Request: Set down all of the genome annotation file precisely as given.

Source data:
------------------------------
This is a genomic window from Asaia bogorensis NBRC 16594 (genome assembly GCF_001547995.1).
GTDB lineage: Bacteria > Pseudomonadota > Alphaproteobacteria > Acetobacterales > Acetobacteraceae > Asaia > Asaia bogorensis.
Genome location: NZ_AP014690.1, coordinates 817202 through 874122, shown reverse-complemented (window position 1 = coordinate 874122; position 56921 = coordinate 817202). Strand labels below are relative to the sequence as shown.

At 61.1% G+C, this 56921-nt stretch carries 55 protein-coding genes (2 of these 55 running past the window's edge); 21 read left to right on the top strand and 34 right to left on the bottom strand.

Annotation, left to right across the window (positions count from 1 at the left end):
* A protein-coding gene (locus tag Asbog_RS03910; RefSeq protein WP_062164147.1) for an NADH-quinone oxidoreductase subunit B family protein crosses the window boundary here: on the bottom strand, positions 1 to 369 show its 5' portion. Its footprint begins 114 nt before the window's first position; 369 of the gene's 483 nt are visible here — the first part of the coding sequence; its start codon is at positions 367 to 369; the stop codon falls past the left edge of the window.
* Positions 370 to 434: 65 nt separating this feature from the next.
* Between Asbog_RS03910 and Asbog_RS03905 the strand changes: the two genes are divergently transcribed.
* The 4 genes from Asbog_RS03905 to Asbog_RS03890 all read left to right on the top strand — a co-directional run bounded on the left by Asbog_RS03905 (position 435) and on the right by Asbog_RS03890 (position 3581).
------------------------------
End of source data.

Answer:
This is a genomic window from Asaia bogorensis NBRC 16594 (genome assembly GCF_001547995.1).
GTDB lineage: Bacteria > Pseudomonadota > Alphaproteobacteria > Acetobacterales > Acetobacteraceae > Asaia > Asaia bogorensis.
Genome location: NZ_AP014690.1, coordinates 817202 through 874122, shown reverse-complemented (window position 1 = coordinate 874122; position 56921 = coordinate 817202). Strand labels below are relative to the sequence as shown.

At 61.1% G+C, this 56921-nt stretch carries 55 protein-coding genes (2 of these 55 running past the window's edge); 21 read left to right on the top strand and 34 right to left on the bottom strand.

Annotation, left to right across the window (positions count from 1 at the left end):
* A protein-coding gene (locus tag Asbog_RS03910; RefSeq protein WP_062164147.1) for an NADH-quinone oxidoreductase subunit B family protein crosses the window boundary here: on the bottom strand, positions 1 to 369 show its 5' portion. Its footprint begins 114 nt before the window's first position; 369 of the gene's 483 nt are visible here — the first part of the coding sequence; its start codon is at positions 367 to 369; the stop codon falls past the left edge of the window.
* Positions 370 to 434: 65 nt separating this feature from the next.
* Between Asbog_RS03910 and Asbog_RS03905 the strand changes: the two genes are divergently transcribed.
* The 4 genes from Asbog_RS03905 to Asbog_RS03890 all read left to right on the top strand — a co-directional run bounded on the left by Asbog_RS03905 (position 435) and on the right by Asbog_RS03890 (position 3581).